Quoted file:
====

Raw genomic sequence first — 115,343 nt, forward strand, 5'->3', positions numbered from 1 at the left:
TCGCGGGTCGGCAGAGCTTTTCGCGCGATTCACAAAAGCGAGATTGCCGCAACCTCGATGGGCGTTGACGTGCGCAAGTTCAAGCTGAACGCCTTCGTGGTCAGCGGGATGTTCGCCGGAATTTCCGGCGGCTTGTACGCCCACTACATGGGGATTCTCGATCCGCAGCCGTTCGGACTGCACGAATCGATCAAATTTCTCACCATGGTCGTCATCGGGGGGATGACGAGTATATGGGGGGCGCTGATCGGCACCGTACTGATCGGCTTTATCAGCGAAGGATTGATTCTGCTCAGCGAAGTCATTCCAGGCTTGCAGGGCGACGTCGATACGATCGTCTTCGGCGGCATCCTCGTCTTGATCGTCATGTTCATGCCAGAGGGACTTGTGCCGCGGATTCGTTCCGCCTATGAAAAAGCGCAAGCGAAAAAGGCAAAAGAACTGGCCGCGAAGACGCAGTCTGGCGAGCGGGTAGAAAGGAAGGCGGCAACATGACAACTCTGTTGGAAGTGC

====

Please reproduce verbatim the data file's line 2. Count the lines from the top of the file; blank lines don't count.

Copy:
TCGCGGGTCGGCAGAGCTTTTCGCGCGATTCACAAAAGCGAGATTGCCGCAACCTCGATGGGCGTTGACGTGCGCAAGTTCAAGCTGAACGCCTTCGTGGTCAGCGGGATGTTCGCCGGAATTTCCGGCGGCTTGTACGCCCACTACATGGGGATTCTCGATCCGCAGCCGTTCGGACTGCACGAATCGATCAAATTTCTCACCATGGTCGTCATCGGGGGGATGACGAGTATATGGGGGGCGCTGATCGGCACCGTACTGATCGGCTTTATCAGCGAAGGATTGATTCTGCTCAGCGAAGTCATTCCAGGCTTGCAGGGCGACGTCGATACGATCGTCTTCGGCGGCATCCTCGTCTTGATCGTCATGTTCATGCCAGAGGGACTTGTGCCGCGGATTCGTTCCGCCTATGAAAAAGCGCAAGCGAAAAAGGCAAAAGAACTGGCCGCGAAGACGCAGTCTGGCGAGCGGGTAGAAAGGAAGGCGGCAACATGACAACTCTGTTGGAAGTGC